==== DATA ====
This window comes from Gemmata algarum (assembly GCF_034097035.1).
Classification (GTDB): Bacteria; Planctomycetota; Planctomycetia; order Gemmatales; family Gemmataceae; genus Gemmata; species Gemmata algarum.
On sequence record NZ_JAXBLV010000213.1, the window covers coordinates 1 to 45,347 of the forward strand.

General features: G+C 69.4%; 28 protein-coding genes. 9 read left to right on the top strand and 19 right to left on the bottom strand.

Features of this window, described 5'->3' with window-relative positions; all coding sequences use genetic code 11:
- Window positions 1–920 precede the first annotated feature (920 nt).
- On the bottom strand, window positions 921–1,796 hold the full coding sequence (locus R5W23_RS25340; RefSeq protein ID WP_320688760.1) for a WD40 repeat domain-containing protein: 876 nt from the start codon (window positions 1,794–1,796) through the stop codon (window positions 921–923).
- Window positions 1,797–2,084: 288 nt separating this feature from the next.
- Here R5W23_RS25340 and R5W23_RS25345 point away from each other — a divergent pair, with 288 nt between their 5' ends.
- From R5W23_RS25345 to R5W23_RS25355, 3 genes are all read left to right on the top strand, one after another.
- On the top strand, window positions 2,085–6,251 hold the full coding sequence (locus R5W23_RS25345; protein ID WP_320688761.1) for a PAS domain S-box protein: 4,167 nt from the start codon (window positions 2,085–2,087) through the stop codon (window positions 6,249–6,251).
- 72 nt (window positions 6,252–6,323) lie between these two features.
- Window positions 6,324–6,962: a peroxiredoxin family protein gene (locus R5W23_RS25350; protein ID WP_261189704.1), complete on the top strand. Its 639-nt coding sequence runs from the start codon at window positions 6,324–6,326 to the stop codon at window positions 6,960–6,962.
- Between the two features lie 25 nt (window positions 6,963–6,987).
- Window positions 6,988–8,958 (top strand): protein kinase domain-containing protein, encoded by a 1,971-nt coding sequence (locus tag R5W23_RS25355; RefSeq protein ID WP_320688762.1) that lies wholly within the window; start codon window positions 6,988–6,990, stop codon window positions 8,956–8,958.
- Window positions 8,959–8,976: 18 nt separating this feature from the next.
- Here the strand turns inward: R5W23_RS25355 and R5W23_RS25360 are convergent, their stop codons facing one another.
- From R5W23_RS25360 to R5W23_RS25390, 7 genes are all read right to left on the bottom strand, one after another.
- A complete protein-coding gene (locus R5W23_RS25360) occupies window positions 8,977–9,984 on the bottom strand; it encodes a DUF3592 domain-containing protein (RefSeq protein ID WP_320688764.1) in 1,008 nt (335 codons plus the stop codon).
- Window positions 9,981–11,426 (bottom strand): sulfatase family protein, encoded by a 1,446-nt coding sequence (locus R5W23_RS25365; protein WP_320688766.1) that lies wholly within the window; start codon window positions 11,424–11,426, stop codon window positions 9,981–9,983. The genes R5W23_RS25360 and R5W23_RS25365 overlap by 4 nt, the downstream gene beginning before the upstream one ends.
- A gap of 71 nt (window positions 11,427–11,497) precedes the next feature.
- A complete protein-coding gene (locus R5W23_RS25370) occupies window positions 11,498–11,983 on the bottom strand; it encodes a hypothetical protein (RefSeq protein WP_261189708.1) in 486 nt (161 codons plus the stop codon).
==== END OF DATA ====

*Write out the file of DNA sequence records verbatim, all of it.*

This window comes from Gemmata algarum (assembly GCF_034097035.1).
Classification (GTDB): Bacteria; Planctomycetota; Planctomycetia; order Gemmatales; family Gemmataceae; genus Gemmata; species Gemmata algarum.
On sequence record NZ_JAXBLV010000213.1, the window covers coordinates 1 to 45,347 of the forward strand.

General features: G+C 69.4%; 28 protein-coding genes. 9 read left to right on the top strand and 19 right to left on the bottom strand.

Features of this window, described 5'->3' with window-relative positions; all coding sequences use genetic code 11:
- Window positions 1–920 precede the first annotated feature (920 nt).
- On the bottom strand, window positions 921–1,796 hold the full coding sequence (locus R5W23_RS25340; RefSeq protein ID WP_320688760.1) for a WD40 repeat domain-containing protein: 876 nt from the start codon (window positions 1,794–1,796) through the stop codon (window positions 921–923).
- Window positions 1,797–2,084: 288 nt separating this feature from the next.
- Here R5W23_RS25340 and R5W23_RS25345 point away from each other — a divergent pair, with 288 nt between their 5' ends.
- From R5W23_RS25345 to R5W23_RS25355, 3 genes are all read left to right on the top strand, one after another.
- On the top strand, window positions 2,085–6,251 hold the full coding sequence (locus R5W23_RS25345; protein ID WP_320688761.1) for a PAS domain S-box protein: 4,167 nt from the start codon (window positions 2,085–2,087) through the stop codon (window positions 6,249–6,251).
- 72 nt (window positions 6,252–6,323) lie between these two features.
- Window positions 6,324–6,962: a peroxiredoxin family protein gene (locus R5W23_RS25350; protein ID WP_261189704.1), complete on the top strand. Its 639-nt coding sequence runs from the start codon at window positions 6,324–6,326 to the stop codon at window positions 6,960–6,962.
- Between the two features lie 25 nt (window positions 6,963–6,987).
- Window positions 6,988–8,958 (top strand): protein kinase domain-containing protein, encoded by a 1,971-nt coding sequence (locus tag R5W23_RS25355; RefSeq protein ID WP_320688762.1) that lies wholly within the window; start codon window positions 6,988–6,990, stop codon window positions 8,956–8,958.
- Window positions 8,959–8,976: 18 nt separating this feature from the next.
- Here the strand turns inward: R5W23_RS25355 and R5W23_RS25360 are convergent, their stop codons facing one another.
- From R5W23_RS25360 to R5W23_RS25390, 7 genes are all read right to left on the bottom strand, one after another.
- A complete protein-coding gene (locus R5W23_RS25360) occupies window positions 8,977–9,984 on the bottom strand; it encodes a DUF3592 domain-containing protein (RefSeq protein ID WP_320688764.1) in 1,008 nt (335 codons plus the stop codon).
- Window positions 9,981–11,426 (bottom strand): sulfatase family protein, encoded by a 1,446-nt coding sequence (locus R5W23_RS25365; protein WP_320688766.1) that lies wholly within the window; start codon window positions 11,424–11,426, stop codon window positions 9,981–9,983. The genes R5W23_RS25360 and R5W23_RS25365 overlap by 4 nt, the downstream gene beginning before the upstream one ends.
- A gap of 71 nt (window positions 11,427–11,497) precedes the next feature.
- A complete protein-coding gene (locus R5W23_RS25370) occupies window positions 11,498–11,983 on the bottom strand; it encodes a hypothetical protein (RefSeq protein WP_261189708.1) in 486 nt (161 codons plus the stop codon).